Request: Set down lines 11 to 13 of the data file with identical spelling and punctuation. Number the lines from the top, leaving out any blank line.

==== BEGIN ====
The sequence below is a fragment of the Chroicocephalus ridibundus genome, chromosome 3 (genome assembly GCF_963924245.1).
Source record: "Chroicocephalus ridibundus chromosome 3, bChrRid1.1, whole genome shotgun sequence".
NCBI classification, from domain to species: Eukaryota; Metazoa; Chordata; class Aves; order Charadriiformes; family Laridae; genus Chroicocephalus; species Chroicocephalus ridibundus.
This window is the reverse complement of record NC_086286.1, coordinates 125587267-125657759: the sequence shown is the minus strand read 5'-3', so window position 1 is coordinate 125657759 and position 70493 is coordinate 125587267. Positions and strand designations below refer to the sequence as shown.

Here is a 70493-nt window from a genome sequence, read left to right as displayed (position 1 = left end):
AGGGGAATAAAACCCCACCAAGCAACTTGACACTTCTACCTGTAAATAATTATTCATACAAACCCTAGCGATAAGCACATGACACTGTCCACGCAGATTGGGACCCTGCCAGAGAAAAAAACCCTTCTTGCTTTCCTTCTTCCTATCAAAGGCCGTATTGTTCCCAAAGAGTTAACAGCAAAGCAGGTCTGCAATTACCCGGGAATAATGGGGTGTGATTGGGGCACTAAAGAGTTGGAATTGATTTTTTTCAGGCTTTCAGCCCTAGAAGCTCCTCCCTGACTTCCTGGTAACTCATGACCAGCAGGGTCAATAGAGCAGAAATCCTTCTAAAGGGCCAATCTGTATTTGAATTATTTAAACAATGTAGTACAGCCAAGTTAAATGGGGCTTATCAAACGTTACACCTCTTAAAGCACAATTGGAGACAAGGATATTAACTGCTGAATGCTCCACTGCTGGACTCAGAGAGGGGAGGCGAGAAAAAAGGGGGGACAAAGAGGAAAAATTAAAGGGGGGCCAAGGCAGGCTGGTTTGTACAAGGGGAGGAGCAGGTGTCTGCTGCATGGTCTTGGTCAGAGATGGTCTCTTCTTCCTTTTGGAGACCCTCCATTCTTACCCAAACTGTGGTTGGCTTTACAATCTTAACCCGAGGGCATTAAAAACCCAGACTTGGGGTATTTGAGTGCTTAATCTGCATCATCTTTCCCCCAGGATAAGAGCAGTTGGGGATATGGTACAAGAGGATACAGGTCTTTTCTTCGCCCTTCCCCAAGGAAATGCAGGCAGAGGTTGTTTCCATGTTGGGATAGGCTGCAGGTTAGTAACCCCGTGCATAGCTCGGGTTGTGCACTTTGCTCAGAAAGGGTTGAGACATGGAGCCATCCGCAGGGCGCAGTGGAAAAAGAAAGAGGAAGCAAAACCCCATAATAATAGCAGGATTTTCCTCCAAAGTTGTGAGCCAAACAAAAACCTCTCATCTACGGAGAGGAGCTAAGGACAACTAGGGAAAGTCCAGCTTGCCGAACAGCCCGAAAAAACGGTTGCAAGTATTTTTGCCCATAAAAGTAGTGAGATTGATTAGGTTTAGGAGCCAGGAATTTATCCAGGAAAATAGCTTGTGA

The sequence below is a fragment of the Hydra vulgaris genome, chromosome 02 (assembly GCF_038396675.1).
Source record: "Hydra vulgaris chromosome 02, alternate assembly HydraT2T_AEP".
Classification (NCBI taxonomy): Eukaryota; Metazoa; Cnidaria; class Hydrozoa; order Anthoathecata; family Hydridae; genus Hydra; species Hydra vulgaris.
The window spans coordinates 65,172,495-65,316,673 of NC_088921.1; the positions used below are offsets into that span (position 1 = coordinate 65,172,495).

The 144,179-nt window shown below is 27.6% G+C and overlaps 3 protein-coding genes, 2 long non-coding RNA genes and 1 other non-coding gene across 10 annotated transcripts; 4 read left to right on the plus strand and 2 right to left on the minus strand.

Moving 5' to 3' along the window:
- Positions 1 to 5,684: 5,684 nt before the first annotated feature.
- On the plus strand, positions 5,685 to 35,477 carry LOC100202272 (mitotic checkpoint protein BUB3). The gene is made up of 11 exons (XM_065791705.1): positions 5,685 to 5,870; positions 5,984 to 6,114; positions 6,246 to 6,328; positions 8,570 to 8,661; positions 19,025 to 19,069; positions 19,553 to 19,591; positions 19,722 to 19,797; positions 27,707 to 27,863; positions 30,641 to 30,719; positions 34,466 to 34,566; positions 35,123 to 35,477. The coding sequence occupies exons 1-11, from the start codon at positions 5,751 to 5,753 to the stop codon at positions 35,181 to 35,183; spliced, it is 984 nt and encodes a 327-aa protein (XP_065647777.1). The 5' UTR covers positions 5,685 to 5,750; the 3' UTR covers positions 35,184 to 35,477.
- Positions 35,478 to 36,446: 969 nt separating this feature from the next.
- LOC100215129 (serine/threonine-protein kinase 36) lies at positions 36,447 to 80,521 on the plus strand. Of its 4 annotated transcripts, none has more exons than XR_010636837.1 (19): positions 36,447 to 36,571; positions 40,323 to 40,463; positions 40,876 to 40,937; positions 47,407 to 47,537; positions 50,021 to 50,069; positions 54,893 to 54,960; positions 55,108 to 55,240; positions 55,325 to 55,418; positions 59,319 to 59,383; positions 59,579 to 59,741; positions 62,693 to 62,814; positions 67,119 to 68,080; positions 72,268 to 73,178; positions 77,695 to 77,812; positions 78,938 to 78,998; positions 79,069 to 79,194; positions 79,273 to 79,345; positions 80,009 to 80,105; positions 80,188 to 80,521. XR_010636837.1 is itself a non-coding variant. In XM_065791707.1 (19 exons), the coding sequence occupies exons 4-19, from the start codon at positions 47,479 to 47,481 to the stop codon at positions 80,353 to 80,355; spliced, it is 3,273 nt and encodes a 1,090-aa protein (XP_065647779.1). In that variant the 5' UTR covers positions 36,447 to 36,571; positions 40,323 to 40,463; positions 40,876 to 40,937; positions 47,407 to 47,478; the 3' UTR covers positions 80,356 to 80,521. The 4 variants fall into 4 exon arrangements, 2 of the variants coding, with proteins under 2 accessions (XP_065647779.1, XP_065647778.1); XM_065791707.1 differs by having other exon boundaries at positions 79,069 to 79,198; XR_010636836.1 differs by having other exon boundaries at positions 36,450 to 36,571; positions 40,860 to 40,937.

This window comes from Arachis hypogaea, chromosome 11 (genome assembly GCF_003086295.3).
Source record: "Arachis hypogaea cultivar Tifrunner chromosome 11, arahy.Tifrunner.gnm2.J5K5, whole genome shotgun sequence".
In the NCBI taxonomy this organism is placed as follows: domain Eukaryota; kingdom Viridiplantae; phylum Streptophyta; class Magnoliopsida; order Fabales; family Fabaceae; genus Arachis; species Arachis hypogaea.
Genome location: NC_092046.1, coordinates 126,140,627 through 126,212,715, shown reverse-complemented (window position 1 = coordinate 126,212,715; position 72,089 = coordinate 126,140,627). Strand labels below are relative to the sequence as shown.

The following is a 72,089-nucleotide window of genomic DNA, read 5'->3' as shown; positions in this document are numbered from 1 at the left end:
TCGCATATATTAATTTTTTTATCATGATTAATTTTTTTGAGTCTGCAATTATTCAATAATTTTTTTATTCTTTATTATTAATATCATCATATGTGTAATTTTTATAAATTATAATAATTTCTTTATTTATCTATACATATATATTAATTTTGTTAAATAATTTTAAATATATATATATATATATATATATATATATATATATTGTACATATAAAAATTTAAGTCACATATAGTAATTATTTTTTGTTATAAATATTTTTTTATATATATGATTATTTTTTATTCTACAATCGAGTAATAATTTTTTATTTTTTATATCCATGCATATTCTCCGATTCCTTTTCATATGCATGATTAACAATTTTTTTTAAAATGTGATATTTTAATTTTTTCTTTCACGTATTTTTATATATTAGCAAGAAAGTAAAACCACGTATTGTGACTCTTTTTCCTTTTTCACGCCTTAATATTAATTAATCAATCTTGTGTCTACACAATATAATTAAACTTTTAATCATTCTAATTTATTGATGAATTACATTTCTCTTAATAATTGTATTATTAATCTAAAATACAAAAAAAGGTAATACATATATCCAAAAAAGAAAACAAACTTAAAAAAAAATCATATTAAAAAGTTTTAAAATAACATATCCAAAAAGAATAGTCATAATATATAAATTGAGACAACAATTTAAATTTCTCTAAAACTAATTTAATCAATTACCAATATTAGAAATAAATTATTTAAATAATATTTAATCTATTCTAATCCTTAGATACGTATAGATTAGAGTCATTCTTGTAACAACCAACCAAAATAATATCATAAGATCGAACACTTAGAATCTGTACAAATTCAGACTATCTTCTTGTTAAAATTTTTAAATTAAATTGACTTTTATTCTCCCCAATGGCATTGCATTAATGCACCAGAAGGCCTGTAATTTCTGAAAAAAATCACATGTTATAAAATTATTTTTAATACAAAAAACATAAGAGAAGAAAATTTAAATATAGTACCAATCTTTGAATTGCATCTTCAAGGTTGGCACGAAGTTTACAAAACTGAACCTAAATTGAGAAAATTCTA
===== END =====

The 144,179-nt window shown below is 27.6% G+C and overlaps 3 protein-coding genes, 2 long non-coding RNA genes and 1 other non-coding gene across 10 annotated transcripts; 4 read left to right on the plus strand and 2 right to left on the minus strand.

Moving 5' to 3' along the window:
- Positions 1 to 5,684: 5,684 nt before the first annotated feature.